Gasoline Prices Expected to Rise Again in Late Summer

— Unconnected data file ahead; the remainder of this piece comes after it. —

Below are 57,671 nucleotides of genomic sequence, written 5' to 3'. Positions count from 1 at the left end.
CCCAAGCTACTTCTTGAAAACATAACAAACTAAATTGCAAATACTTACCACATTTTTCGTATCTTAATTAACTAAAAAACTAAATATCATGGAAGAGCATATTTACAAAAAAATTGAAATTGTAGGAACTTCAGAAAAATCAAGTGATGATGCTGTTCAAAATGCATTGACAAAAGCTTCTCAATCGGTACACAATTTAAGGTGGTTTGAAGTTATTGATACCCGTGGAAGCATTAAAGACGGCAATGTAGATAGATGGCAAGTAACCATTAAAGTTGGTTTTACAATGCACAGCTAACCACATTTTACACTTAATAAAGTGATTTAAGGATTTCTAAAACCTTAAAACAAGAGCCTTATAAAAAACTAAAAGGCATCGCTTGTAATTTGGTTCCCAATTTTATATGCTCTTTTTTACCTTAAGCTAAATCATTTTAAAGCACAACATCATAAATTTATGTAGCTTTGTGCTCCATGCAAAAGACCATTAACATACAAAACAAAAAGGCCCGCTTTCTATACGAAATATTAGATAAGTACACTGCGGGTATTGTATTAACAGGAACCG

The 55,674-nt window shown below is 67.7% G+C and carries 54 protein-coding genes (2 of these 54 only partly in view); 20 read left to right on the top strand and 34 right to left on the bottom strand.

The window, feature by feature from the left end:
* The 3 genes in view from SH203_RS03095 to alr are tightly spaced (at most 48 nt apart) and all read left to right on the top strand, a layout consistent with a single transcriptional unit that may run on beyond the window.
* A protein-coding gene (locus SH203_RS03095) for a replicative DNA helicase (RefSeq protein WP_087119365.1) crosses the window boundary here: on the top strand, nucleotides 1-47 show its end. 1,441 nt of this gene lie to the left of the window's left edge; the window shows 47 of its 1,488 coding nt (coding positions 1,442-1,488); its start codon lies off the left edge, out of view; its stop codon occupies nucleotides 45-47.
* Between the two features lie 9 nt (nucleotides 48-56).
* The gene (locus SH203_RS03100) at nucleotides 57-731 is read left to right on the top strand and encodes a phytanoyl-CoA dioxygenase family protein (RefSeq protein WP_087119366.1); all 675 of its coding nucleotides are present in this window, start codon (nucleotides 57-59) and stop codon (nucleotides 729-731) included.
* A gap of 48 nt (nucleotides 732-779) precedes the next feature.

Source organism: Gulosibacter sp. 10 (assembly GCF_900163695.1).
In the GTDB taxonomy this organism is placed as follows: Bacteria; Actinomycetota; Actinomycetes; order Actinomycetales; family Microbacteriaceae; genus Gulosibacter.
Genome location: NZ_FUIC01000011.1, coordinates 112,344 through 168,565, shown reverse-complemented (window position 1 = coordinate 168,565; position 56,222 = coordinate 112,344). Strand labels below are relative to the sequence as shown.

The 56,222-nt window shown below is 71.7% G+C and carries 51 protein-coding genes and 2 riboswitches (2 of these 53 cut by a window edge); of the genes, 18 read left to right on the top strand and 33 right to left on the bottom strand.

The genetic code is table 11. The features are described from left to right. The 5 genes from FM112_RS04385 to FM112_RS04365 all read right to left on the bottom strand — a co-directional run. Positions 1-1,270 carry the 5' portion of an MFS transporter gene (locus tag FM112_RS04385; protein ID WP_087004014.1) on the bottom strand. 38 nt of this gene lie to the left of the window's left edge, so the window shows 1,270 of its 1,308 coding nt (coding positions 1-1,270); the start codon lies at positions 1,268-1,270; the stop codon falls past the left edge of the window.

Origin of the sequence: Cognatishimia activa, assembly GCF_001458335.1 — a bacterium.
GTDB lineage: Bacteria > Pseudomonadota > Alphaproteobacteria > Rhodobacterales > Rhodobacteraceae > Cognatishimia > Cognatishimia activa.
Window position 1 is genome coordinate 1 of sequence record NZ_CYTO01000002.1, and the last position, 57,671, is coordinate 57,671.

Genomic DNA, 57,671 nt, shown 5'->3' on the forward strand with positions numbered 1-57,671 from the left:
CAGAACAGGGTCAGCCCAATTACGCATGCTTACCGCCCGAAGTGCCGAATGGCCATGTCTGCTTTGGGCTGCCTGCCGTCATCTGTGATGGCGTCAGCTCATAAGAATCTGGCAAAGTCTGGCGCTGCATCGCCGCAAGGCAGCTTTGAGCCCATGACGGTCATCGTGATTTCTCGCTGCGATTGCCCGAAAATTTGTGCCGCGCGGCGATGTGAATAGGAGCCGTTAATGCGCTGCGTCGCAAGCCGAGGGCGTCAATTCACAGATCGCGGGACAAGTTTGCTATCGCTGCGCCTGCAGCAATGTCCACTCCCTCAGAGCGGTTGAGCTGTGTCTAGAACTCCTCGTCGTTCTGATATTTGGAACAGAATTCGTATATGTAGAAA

WASHINGTON, D.C. --- A new Energy Department report forecasts that gasoline prices will decline during the rest of June and much of July, but rise again toward the latter part of summer. The forecast is included in the latest "Short-Term Energy Outlook," released by the department's Energy Information Administration (EIA). The EIA blames recent rising gasoline prices on supplies that were insufficient to meet demand. This led to inventories being drawn fairly rapidly. But the higher prices encouraged production and imports to ramp up, and the additional supply has recently built inventories a little more quickly than usual. This has helped push prices lower, although they remain relatively high since inventories remain below the average range for this time of year. As a result, forecasts point to a continuing tight market. "Generally speaking, the higher retail prices reach, the more supply is going to appear on the market and the more demand growth will be dampened, with prices subsequently falling more dramatically than they would otherwise," the EIA said in last week's petroleum report. "This is exemplified in Ohio, where retail regular gasoline prices have dropped by nearly 34 cents in just two weeks." The opposite response can also happen, EIA points out. "The deeper prices decline, the more supplies are reduced from their peak and the more demand growth expands, while inventories draw faster than typical (or build slower than normal depending on the time of year)," the EIA said. "This reduction in supply and increase in demand growth can then lead to sharper increases in prices than would be seen otherwise. While actual changes in supply and demand conditions can alter actual price levels from their projected summer path, EIA still expects prices to continue to decline over the next few weeks before possibly rising again towards the latter part of summer, based on current available evidence."